CARACAS (Reuters) - A young violin player who became a symbol of anti-government protests in Venezuela was released on Tuesday after three weeks in detention, according to the country’s chief prosecutor.
Wuilly Arteaga, 23, had become one of the best-known faces of protests against unpopular Venezuelan President Nicolas Maduro. He would play the National Anthem as tear gas enveloped him and rubber bullets flew around him.
Anti-government protests have rocked Venezuela for four months, leaving more than 120 people dead.
However, the protests have fizzled as a controversial Constituent Assembly, which has been criticized globally as a sign that Venezuela is turning into a dictatorship, went ahead earlier this month.
Arteaga was released Tuesday, although under unspecified conditions, said newly-appointed chief prosecutor Tarek Saab on Twitter on Tuesday evening.
Arteaga had simply been left in a Caracas square by National Guard, activist Alfredo Romero of the Penal Forum rights group said, adding that his group had been searching for the musician who had been detained during a protest on July 27.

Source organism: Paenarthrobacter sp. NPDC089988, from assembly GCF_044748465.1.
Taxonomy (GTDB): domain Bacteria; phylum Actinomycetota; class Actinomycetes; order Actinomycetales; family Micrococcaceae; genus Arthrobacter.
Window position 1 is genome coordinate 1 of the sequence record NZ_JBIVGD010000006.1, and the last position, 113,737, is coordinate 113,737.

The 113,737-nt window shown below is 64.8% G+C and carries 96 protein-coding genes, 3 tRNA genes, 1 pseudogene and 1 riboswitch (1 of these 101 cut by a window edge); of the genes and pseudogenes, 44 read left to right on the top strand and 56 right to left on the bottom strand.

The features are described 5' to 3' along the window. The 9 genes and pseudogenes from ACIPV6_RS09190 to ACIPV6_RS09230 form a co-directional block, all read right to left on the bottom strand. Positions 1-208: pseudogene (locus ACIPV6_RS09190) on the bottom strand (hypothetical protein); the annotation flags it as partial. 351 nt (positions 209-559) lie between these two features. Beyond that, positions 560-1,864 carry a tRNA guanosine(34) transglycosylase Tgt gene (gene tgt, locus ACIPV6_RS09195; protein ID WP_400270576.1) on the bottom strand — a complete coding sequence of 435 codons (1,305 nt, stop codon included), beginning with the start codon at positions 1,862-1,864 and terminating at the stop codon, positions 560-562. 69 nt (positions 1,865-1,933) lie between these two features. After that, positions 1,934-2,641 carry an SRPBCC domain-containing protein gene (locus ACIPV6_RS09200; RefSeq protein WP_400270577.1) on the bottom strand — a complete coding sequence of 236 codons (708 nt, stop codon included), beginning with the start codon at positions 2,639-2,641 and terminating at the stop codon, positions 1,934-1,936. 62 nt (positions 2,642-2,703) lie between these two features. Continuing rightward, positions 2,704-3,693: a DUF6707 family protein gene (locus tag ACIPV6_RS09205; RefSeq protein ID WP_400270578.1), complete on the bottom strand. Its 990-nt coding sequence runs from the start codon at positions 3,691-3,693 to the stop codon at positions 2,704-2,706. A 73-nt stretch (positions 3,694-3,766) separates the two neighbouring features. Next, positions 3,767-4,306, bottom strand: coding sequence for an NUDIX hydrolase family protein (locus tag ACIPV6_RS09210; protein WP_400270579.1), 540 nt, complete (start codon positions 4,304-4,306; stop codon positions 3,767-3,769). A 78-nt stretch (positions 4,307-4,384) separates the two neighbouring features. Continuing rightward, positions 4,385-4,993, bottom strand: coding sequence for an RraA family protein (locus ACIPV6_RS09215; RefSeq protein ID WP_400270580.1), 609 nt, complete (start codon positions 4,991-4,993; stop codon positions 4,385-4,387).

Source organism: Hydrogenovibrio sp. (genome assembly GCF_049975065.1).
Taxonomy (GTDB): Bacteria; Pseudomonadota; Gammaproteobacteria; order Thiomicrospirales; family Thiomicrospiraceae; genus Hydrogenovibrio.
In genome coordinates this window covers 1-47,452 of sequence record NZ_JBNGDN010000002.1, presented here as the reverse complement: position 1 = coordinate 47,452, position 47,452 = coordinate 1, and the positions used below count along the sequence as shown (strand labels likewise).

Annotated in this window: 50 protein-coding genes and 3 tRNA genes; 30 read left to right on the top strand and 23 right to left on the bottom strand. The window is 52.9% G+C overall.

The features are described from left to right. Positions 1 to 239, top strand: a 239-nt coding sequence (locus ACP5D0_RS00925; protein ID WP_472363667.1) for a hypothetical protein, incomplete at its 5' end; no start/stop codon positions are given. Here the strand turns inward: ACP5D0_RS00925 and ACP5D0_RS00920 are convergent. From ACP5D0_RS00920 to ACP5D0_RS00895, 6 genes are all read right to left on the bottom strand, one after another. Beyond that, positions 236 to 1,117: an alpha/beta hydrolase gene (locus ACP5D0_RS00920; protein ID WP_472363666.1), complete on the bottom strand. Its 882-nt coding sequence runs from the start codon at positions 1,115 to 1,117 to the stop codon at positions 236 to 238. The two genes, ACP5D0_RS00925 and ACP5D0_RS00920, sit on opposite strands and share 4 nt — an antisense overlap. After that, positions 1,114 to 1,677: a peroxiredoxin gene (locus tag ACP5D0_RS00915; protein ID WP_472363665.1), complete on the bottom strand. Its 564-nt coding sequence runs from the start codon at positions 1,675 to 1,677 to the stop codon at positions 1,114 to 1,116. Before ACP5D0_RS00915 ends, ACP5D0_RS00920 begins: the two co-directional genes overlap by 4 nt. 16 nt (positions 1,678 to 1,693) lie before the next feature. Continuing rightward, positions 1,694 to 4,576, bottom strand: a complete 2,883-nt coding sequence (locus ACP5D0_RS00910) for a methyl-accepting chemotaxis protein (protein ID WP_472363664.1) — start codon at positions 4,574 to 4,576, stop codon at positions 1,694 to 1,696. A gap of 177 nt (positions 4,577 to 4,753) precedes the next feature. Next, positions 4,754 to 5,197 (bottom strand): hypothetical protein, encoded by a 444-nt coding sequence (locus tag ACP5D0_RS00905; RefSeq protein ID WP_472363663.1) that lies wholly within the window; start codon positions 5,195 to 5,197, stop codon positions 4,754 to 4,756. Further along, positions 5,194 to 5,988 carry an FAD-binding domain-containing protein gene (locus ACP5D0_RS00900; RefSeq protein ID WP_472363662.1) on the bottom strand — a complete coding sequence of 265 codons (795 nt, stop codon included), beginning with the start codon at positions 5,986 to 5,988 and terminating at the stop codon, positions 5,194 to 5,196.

Arteaga was beaten with his instrument by officials, leaving him hard of hearing, according to Romero.
“They burned his hair with a lighter, beat him very hard meaning that he can’t hear through his right ear,” Romero said in late July.
The country is undergoing a major crisis, with millions suffering food and medicine shortages and soaring inflation.
Reporting by Girish Gupta; Editing by Himani Sarkar